Cryptohack Roundup: ChipMixer, Euler Finance, Unpatched BugsAlso: Dero, Poolz Finance Hack and a Report on Ransomware Financing
Every week, Information Security Media Group rounds up cybersecurity incidents in the world of digital assets. In the days between March 10 and March 16, law enforcement took down crypto tumbler ChipMixer for allegedly laundering $3 billion and charged a Vietnamese man for running it, a thief stole nearly $200 million from Euler Finance and received an offer of $20 million as a reward, Halborn found zero-days and critical vulnerabilities in more than 280 blockchains that put at risk $25 billion, criminals may have a new favorite privacy-focused crypto coin in Dero, a hacker drained $390,000 from Poolz Finance, and the Financial Action Task Force released its first dedicated report on ransomware financing.
The U.S. and German authorities on Wednesday seized darknet cryptocurrency anonymizing service ChipMixer, which federal prosecutors said cybercriminals had used for laundering $3 billion, including the proceeds of ransomware extortion and North Korean cryptocurrency hacking. American criminal prosecutors filed a criminal complaint against Minh Quoc Nguyen, 49, a Vietnamese man they said had run the service since its August 2017 creation. Mixers pool potentially tainted funds and randomly distribute them to destination wallets.
A thief who stole $197 million from a decentralized finance platform - the largest exploit in 2023 so far - has an enviable decision to make: keep all the stolen money and face legal consequences if caught or walk away unharmed with about $20 million. Euler Finance on Tuesday proposed the deal to the hacker. On Thursday, it declared a $1 million reward to anyone with information leading to the attacker. The hacker has already moved $1.8 million of the stolen funds to U.S.-sanctioned cryptomixing service Tornado Cash. The Euler Finance vulnerable code, dormant for eight months, remains unpatched, but no funds are at risk since the pools have been drained, Web3 security firm CertiK told Information Security Media Group. Euler Finance's smart contract code auditor Sherlock took responsibility for missing the vulnerability during its review and is set to make a payout of $4.5 million.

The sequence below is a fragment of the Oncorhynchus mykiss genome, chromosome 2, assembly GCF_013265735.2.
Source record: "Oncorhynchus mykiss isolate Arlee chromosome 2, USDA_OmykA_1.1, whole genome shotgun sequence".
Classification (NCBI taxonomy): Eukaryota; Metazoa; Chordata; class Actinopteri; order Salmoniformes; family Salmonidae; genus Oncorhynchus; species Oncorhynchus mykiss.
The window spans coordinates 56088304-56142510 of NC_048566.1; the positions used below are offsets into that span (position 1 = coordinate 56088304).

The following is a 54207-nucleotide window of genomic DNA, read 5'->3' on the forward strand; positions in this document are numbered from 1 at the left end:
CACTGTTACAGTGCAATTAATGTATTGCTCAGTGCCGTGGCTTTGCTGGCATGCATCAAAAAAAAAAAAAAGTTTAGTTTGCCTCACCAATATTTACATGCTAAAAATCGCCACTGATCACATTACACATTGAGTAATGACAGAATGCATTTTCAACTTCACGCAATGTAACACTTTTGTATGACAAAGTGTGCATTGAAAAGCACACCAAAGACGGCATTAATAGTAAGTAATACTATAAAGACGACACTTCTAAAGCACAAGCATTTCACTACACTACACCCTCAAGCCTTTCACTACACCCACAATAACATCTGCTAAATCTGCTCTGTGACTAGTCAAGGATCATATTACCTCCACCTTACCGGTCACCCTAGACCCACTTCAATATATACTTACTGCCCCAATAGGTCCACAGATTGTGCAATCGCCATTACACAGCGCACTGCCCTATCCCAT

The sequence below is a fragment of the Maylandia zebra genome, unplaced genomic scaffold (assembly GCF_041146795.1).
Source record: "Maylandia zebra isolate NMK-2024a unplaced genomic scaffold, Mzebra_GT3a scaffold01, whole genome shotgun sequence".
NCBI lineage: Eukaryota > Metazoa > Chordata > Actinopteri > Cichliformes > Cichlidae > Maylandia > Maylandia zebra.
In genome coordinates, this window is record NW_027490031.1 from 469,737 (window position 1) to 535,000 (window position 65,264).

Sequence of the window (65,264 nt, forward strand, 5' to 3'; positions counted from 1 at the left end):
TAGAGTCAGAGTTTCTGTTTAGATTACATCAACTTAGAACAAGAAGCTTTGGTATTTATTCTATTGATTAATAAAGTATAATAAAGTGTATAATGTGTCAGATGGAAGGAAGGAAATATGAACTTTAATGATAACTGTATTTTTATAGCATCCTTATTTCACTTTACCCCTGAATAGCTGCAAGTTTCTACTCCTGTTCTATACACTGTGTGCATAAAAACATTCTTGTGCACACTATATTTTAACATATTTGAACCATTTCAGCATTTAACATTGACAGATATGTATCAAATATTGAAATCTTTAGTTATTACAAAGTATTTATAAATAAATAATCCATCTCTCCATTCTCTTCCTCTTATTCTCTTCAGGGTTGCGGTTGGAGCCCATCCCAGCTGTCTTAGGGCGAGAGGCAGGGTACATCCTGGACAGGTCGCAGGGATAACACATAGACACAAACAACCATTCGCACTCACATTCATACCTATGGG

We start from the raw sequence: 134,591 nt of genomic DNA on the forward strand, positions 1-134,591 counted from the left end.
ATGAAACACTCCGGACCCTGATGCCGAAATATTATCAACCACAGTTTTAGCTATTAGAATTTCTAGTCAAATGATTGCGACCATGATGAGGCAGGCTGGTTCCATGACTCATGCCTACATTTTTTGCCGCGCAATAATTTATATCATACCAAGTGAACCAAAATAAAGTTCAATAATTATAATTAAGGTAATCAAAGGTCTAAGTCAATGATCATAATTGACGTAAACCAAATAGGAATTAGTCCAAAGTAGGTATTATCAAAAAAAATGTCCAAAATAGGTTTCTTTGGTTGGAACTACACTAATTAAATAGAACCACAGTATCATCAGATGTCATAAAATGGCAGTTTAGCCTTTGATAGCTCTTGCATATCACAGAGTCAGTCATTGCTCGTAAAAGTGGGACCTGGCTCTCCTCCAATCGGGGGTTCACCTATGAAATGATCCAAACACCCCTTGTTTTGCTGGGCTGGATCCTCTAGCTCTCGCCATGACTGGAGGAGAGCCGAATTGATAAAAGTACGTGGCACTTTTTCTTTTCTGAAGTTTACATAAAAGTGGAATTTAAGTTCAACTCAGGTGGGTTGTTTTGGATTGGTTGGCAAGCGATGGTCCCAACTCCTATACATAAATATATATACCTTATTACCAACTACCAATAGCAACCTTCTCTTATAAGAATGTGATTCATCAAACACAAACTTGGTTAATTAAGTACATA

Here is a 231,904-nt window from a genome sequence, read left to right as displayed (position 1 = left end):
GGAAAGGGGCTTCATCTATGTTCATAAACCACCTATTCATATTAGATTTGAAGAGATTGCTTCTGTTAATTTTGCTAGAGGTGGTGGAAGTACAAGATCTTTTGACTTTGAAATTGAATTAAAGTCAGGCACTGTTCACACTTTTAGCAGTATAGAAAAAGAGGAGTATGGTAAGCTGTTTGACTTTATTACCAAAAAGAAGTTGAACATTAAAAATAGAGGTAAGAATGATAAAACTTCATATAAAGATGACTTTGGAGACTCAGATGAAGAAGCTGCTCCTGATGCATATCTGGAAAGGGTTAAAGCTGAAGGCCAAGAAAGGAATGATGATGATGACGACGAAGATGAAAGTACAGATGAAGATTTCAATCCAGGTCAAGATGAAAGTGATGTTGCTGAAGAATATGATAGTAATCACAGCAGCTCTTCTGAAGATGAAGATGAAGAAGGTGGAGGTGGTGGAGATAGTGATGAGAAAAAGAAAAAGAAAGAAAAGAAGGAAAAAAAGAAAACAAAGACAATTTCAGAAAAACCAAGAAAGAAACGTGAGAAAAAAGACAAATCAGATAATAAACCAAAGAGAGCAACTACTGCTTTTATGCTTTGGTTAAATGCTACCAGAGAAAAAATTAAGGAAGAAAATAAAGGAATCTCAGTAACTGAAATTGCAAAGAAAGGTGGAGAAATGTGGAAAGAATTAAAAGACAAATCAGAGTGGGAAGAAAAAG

Multiple zero-days and critical vulnerabilities in more than 280 blockchains running on the UTXO network are potentially putting at risk more than $25 billion worth of digital assets. The bugs in the open-source code of the blockchains - including those that operate Dogecoin, Litecoin and Zcash - could compromise the funds in the wallets, Halborn said on Monday. While the Dogecoin team patched the vulnerabilities, others are still at risk of denial-of-service or remote code execution attacks.
Threat actors who mine digital assets using other people's infrastructure found a lucrative new cryptocurrency to motivate their hacking: privacy-focused currency Dero. The crypto crash of 2022 undercut the rewards of cryptojacking by between 50% and 90%, cybersecurity firm CrowdStrike said. Not so for Dero, "which offers larger rewards" to attract miners and provides cutting-edge anonymity features, making it a "perfect match" for attackers on the lookout for an illicit payday. Hence what the cybersecurity firm said in research published on Wednesday is the first-ever detected Dero cryptojacking operation. The operation has targeted Kubernetes infrastructure on three U.S.-based servers since February.
A hacker stole $390,000 from cross-chain platform Poolz Finance on Wednesday by attacking the platform's token vesting protocols on the Binance Smart Chain and Polygon chains, PeckShield said. Poolz Finance flagged the hacker's crypto wallet addresses, froze the vulnerable functions and advised users against using the platform for now.
FATF Ransomware Financing
The Financial Action Task Force, an international intergovernmental organization that develops policies to combat money laundering, on Tuesday released its first dedicated report on ransomware, sharing an overview of the threat landscape, how ransoms are laundered and how to disrupt the operations. Criminals "almost exclusively" use crypto and have "easy access" to virtual asset service providers, making jurisdictions with "weak or nonexistent" anti-money laundering controls a concern, it says.